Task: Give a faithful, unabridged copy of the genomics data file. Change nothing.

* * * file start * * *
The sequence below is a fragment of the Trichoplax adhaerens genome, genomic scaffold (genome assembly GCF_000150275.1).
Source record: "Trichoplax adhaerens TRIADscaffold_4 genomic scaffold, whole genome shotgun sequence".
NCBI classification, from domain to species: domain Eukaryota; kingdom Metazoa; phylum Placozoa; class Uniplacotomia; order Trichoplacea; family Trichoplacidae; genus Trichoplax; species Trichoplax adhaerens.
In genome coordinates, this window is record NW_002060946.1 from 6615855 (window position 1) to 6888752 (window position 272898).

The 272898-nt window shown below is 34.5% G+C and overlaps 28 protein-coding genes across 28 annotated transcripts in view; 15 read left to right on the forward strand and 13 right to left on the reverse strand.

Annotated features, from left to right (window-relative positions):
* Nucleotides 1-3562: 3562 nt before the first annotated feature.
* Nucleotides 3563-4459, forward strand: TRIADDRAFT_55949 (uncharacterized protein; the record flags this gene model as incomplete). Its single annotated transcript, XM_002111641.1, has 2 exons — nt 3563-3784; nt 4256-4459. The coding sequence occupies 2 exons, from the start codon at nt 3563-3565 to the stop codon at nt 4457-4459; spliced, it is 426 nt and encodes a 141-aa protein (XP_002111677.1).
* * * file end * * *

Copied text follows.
The sequence below is a fragment of the Trichoplax adhaerens genome, genomic scaffold (genome assembly GCF_000150275.1).
Source record: "Trichoplax adhaerens TRIADscaffold_4 genomic scaffold, whole genome shotgun sequence".
NCBI classification, from domain to species: domain Eukaryota; kingdom Metazoa; phylum Placozoa; class Uniplacotomia; order Trichoplacea; family Trichoplacidae; genus Trichoplax; species Trichoplax adhaerens.
In genome coordinates, this window is record NW_002060946.1 from 6615855 (window position 1) to 6888752 (window position 272898).

The 272898-nt window shown below is 34.5% G+C and overlaps 28 protein-coding genes across 28 annotated transcripts in view; 15 read left to right on the forward strand and 13 right to left on the reverse strand.

Annotated features, from left to right (window-relative positions):
* Nucleotides 1-3562: 3562 nt before the first annotated feature.
* Nucleotides 3563-4459, forward strand: TRIADDRAFT_55949 (uncharacterized protein; the record flags this gene model as incomplete). Its single annotated transcript, XM_002111641.1, has 2 exons — nt 3563-3784; nt 4256-4459. The coding sequence occupies 2 exons, from the start codon at nt 3563-3565 to the stop codon at nt 4457-4459; spliced, it is 426 nt and encodes a 141-aa protein (XP_002111677.1).